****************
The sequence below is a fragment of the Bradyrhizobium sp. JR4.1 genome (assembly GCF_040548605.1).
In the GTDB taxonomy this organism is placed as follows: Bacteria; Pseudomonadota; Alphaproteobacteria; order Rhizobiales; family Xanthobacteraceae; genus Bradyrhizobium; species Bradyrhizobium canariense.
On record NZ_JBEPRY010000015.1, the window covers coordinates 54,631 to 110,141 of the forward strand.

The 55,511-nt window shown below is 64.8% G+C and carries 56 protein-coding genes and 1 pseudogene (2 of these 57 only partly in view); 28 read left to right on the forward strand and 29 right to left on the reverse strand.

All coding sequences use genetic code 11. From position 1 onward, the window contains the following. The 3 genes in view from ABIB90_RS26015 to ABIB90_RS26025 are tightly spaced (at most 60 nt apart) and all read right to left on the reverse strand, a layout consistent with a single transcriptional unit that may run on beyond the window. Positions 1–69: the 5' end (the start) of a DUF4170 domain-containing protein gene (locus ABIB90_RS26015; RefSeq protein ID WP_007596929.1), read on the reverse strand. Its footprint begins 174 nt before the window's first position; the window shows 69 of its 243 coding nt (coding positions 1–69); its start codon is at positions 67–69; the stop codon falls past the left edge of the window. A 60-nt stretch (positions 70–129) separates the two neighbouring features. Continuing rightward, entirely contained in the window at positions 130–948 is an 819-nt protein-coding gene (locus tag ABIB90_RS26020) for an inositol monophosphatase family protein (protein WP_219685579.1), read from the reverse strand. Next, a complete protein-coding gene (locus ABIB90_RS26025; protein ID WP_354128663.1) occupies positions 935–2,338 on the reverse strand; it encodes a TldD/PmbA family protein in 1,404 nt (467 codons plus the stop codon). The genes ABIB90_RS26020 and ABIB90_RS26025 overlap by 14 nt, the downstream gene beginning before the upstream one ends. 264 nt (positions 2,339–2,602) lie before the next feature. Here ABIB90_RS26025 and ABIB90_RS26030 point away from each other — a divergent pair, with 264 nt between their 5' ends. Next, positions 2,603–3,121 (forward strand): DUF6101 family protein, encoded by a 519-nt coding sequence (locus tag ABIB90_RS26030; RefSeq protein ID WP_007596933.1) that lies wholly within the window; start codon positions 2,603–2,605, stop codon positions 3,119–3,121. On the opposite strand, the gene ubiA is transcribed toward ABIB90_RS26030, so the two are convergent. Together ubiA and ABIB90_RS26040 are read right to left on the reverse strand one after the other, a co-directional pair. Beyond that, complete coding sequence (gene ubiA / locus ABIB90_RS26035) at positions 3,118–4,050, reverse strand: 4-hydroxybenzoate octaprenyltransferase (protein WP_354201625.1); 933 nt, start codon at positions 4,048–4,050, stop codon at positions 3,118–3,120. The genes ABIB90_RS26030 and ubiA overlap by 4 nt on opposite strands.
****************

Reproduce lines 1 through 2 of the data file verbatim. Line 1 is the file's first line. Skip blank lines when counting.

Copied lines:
The sequence below is a fragment of the Bradyrhizobium sp. JR4.1 genome (assembly GCF_040548605.1).
In the GTDB taxonomy this organism is placed as follows: Bacteria; Pseudomonadota; Alphaproteobacteria; order Rhizobiales; family Xanthobacteraceae; genus Bradyrhizobium; species Bradyrhizobium canariense.